The simulation The underlying question that I attempted to address is “Suppose that a speed dating company wanted to organize events with more matches. ” As Ryan Carey pointed out, the model that I developed uses data about other speed dates that participants had been on to predict decisions on a given speed date.
It is possible to make nontrivial predictions exclusively using information that was available before the participants attended the events, but I haven’t systematically explored how well one could do.
I could hear every awkward conversation, and not just my own.
I did have some nice chats, but I had to wonder: was it worth it?
If you don’t fall into either category but are interest in the series, you can skip it without loss of continuity.
Here I’ll address three points: Most of the code that I used is here.
For the uninitiated, this is how Housing Works' speed-dating works: 35 or so women and 35 or so men sign up for the event, and we set them up based on age and literary interest.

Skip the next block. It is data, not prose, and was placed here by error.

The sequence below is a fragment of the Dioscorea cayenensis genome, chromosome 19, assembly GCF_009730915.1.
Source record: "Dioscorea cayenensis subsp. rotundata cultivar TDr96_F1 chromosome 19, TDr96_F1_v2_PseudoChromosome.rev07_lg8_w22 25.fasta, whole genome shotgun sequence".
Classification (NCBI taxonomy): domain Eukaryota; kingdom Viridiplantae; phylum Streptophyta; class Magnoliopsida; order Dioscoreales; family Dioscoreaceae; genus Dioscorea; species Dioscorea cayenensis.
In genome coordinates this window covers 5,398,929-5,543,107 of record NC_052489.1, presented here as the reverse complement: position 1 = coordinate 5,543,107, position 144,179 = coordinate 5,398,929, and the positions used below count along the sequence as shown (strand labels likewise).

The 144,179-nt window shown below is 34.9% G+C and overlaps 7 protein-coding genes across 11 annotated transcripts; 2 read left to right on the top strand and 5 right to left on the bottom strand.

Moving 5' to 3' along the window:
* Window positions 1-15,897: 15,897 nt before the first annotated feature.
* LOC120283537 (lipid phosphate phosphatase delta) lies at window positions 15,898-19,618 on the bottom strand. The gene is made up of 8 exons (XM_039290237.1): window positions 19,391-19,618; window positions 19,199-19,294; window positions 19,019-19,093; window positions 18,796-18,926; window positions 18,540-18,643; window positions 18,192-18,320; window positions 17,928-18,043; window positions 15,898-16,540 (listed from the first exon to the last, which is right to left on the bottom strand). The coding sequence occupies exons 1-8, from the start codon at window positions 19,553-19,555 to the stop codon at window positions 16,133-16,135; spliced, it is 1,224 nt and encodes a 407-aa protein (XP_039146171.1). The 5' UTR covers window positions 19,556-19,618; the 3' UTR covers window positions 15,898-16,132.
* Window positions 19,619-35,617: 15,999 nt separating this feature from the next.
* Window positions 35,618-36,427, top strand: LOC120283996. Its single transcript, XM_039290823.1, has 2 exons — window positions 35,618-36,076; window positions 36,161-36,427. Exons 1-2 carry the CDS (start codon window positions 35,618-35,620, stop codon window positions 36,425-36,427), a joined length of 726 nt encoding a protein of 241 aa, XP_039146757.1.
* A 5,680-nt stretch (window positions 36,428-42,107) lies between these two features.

We wish the best but are no longer associated with the Cupid brand.
They were followed-up by the researchers six weeks and 12 months after the speed-dating session.
Consistent with parental investment theory, women, on average, tended to state an interest in long-term mating more so than men did.
What fun is it to wait around for someone to talk to you in a bar or when you're out and about?
In my last post I described phenomena that I used to predict speed dating participants’ decisions by estimating the participants’ general selectivity and perceived desirability.